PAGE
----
So you’ve set up your Facebook Fan Page or Twitter profile and now you’re stuck wondering what to post.
They say content is king, and this holds true. You would be doing yourself a disservice by simply posting content without taking some time to think about the community you want to build. With the wealth of information available on just about every niche, you can create a valuable social network that people will want to follow.
This is something I like to call the content bubble.
This idea probably isn’t revolutionary, but it has helped when explaining to clients how to fully utilize content on their social networks. Basically, you start thinking about content outside of your immediate subject.
For example, lets say you have a Facebook Page for your Italian restaurant (one of my favorite foods btw).
Now your first impulse may be to use the page as a bulletin board. But, before you send a flurry of links about the menu specials, consider your subject. Italian food = Italy, and there is much more to Italy than just your restaurant.
So lets start building your content bubble:
- Italian food has a rich and incredible history. Share this in your feed.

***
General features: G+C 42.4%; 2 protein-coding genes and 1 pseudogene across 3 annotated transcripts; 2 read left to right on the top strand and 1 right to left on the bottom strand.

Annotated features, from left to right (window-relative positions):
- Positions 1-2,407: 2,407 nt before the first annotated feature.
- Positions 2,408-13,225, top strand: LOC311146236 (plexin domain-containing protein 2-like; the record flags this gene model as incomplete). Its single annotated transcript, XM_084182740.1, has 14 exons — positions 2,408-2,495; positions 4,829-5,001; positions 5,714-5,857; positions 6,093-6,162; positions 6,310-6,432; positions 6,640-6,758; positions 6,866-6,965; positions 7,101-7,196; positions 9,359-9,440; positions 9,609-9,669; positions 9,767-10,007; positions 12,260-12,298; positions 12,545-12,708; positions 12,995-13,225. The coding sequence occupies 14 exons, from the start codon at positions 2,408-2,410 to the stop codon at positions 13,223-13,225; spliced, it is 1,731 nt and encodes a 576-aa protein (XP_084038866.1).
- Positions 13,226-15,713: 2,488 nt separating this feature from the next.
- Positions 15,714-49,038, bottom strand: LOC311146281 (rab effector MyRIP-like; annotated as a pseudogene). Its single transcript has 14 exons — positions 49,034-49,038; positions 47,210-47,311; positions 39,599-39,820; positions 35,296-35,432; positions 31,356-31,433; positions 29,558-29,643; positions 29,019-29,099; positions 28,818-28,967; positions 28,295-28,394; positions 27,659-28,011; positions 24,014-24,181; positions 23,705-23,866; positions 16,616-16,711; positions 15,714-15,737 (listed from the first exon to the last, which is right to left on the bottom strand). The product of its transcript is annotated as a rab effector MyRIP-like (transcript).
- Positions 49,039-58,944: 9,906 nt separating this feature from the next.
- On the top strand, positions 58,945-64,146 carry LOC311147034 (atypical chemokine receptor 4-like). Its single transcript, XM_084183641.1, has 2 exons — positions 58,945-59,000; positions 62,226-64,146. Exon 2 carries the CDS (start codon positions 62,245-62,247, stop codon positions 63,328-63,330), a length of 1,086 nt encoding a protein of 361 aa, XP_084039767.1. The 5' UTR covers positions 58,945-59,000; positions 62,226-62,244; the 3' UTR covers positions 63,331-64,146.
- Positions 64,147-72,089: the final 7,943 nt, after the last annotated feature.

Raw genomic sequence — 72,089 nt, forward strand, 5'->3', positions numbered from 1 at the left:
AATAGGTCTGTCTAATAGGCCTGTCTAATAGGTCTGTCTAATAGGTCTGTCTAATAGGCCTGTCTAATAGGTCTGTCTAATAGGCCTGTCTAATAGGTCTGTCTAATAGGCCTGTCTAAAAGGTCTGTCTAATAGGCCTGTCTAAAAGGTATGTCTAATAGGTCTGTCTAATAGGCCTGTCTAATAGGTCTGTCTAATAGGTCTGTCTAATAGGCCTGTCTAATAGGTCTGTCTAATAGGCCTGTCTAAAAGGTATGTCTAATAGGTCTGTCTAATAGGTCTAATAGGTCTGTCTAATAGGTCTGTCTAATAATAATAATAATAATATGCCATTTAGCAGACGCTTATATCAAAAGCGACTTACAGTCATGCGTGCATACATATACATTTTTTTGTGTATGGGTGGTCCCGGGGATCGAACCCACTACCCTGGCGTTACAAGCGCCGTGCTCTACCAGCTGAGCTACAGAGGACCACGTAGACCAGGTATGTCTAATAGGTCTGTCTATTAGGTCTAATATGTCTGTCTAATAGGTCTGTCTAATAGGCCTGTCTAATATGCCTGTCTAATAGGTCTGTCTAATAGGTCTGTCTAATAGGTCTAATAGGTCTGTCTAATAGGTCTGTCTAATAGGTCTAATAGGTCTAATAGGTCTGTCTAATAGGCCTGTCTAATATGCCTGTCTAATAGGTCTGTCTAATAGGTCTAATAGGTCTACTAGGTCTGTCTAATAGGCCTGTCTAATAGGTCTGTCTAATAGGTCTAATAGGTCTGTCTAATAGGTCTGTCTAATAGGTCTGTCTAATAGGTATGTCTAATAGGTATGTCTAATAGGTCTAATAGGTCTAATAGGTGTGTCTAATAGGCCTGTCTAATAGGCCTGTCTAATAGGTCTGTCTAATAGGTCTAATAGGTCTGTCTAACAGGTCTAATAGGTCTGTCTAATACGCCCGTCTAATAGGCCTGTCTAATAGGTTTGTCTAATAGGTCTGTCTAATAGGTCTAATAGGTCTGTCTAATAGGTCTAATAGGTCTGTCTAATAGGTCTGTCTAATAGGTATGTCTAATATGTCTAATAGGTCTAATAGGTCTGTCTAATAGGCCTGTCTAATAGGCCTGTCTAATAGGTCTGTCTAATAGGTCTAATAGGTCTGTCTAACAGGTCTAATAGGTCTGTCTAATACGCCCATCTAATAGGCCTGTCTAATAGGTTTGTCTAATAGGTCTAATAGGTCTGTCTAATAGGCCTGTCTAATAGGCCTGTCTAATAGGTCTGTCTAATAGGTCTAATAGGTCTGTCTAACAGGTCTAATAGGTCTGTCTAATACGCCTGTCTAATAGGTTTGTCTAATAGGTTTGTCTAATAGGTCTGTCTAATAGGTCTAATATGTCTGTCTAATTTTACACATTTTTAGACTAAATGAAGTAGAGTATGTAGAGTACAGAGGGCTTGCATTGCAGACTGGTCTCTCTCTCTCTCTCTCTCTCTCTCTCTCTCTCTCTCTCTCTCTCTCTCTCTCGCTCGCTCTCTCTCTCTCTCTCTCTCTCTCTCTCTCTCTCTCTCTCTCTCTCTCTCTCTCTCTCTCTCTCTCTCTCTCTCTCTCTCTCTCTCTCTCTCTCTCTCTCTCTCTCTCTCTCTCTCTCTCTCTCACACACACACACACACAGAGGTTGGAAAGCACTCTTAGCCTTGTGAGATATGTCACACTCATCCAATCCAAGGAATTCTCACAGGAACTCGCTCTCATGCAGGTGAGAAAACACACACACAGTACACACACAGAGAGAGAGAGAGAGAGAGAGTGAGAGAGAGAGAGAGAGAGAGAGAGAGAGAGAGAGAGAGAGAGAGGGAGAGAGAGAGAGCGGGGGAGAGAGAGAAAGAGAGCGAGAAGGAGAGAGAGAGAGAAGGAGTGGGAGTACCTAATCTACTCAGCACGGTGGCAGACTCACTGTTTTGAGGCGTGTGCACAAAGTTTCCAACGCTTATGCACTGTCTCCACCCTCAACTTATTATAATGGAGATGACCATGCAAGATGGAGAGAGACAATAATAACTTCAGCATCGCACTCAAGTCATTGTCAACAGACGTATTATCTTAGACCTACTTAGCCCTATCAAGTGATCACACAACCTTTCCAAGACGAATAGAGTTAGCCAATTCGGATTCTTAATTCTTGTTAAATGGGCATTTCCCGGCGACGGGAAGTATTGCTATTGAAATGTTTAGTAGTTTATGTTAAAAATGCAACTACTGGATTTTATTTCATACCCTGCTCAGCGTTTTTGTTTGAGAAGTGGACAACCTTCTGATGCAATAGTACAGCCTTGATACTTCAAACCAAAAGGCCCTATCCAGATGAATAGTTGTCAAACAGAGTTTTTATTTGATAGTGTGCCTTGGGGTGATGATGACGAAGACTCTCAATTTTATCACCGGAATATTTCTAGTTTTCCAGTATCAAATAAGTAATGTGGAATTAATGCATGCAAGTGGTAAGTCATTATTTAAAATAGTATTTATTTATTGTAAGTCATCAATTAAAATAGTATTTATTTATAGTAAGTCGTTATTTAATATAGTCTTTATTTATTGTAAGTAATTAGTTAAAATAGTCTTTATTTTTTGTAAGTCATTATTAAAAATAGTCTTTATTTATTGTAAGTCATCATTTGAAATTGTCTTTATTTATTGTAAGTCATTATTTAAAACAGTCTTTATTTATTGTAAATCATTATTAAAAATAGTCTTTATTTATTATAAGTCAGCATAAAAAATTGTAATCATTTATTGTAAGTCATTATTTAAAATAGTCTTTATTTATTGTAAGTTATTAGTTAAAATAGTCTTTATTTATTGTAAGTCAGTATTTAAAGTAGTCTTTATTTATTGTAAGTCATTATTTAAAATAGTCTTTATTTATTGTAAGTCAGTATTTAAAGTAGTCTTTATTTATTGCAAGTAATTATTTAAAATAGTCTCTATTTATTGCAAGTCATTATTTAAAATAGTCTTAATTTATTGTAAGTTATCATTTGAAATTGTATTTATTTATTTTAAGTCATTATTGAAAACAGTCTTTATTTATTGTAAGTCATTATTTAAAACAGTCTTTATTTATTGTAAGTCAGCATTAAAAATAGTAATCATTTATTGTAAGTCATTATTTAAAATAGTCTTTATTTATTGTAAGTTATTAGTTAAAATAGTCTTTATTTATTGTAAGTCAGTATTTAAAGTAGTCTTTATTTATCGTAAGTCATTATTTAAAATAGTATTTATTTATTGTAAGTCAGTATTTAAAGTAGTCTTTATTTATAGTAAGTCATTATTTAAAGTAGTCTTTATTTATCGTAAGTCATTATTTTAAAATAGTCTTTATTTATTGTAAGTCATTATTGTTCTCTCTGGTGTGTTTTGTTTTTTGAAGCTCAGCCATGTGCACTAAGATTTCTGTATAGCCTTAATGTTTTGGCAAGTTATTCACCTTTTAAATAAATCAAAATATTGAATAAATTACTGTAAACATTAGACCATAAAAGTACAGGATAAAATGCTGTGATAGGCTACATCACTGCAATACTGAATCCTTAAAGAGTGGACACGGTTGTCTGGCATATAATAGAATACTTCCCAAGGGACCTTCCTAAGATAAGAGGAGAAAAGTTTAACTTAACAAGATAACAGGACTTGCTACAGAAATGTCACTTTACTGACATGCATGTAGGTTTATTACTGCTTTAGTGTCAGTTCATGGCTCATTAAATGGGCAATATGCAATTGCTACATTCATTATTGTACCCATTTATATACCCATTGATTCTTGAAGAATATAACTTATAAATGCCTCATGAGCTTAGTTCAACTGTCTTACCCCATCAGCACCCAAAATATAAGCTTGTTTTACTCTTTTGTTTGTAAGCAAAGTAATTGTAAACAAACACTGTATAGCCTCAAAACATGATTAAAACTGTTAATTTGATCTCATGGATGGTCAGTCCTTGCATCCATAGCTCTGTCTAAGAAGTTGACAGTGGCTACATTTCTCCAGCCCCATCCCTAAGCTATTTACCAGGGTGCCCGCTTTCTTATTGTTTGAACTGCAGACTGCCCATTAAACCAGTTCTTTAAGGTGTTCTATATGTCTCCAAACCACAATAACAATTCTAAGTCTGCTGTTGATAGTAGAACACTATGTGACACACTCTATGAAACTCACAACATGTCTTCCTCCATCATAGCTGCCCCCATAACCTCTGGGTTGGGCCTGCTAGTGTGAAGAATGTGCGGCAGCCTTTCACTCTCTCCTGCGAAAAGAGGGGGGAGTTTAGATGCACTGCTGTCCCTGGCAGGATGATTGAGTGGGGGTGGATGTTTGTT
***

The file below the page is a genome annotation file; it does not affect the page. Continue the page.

- What region of Italy does your restaurant represent? Are there stories and facts which you can talk about?
- Highlight specialty dishes.
- Share some links about all the different grades of olive oil.
- Who doesn’t want to know more about Italian desserts?
- Go on YouTube and find some relative videos to post.
- Talk about how certain ingredients became known. How is ricotta cheese made?
- What about Italian songs or music?
- Spotlight some famous Italian chefs.
- Explain how all the different types of pasta come about.
Getting the idea how your content bubble can grow?
In this example, the Facebook page doesn’t focus on only the restaurant. It covers Italian history and culture. Now you are providing value while also broadening your readership. This can help with word of mouth which may lead to more potential customers.
Build yourself up as a resource and you’ll start seeing the benefits of an effective content bubble.
So what do you think? What suggestions would you make?